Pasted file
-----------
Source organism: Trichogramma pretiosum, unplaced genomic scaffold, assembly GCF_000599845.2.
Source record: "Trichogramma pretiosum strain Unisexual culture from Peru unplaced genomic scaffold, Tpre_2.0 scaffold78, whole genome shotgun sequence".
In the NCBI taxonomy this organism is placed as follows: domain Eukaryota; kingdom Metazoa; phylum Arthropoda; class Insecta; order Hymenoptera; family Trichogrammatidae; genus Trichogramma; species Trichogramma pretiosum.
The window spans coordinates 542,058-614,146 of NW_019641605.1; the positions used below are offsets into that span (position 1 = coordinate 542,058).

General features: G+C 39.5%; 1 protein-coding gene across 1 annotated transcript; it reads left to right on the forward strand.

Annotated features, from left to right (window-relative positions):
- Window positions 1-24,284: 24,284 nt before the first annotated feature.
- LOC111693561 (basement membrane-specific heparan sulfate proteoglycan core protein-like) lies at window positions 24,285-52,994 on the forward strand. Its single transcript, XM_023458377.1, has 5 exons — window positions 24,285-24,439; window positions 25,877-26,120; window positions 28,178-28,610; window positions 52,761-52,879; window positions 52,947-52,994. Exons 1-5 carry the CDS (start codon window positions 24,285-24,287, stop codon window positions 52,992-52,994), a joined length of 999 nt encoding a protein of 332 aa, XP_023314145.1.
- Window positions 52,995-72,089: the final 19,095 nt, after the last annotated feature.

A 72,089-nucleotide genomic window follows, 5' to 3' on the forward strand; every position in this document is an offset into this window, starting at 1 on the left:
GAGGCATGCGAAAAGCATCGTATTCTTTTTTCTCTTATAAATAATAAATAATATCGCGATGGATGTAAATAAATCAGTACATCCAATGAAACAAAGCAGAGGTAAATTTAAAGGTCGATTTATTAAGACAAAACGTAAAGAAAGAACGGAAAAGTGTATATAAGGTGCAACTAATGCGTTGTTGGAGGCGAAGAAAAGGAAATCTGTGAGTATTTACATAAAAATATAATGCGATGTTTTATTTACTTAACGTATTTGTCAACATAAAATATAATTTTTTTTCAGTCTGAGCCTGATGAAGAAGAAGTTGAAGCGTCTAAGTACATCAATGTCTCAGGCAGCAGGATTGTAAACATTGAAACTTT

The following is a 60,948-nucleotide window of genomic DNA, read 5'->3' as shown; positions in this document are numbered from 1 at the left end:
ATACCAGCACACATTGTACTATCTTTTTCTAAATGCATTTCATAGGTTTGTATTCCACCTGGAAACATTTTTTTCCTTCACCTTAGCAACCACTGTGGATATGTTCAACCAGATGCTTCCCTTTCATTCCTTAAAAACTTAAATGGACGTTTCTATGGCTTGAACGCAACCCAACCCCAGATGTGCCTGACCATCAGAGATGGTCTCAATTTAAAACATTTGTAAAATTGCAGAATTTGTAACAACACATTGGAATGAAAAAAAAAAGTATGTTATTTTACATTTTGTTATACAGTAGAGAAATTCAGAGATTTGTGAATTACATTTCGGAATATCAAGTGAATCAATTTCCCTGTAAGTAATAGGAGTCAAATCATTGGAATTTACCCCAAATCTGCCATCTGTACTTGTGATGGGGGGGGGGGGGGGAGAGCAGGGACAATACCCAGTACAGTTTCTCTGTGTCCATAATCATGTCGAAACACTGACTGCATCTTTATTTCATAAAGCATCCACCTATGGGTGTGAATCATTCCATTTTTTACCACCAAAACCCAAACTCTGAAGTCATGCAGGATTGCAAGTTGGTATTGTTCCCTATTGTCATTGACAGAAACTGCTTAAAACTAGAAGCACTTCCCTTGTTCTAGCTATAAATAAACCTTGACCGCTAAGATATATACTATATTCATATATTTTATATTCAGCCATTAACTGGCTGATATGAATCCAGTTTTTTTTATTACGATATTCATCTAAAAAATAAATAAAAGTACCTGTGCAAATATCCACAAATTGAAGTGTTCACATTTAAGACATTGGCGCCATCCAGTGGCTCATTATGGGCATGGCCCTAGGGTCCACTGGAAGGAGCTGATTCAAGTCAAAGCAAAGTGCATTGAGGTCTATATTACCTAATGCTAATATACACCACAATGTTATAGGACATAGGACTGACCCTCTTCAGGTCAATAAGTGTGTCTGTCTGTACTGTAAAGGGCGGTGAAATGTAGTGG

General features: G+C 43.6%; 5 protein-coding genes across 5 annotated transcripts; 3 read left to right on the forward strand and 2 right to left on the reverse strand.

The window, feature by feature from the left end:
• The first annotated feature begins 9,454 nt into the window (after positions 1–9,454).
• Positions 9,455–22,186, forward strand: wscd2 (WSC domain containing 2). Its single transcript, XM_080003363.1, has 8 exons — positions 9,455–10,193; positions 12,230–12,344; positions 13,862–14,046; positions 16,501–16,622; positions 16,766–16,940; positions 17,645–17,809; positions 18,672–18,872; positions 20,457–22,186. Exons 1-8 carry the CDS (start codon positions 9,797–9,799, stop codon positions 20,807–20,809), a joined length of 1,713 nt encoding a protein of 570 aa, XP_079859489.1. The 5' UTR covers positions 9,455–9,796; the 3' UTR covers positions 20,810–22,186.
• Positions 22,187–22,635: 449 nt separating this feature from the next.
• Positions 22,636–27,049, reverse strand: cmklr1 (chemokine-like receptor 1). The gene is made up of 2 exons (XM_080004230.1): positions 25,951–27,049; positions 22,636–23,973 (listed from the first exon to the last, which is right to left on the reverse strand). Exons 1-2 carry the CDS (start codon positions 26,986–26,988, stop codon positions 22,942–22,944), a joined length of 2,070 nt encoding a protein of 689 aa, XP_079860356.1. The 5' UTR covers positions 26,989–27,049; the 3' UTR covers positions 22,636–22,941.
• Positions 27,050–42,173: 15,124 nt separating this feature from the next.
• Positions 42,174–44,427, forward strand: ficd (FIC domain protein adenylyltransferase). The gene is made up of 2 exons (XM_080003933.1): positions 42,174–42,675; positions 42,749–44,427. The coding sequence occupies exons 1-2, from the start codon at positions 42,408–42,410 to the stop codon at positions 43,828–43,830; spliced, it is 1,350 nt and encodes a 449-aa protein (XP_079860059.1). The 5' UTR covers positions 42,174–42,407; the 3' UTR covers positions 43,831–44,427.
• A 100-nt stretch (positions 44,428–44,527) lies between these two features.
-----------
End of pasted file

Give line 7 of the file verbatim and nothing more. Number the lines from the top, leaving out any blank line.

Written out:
- Window positions 1-24,284: 24,284 nt before the first annotated feature.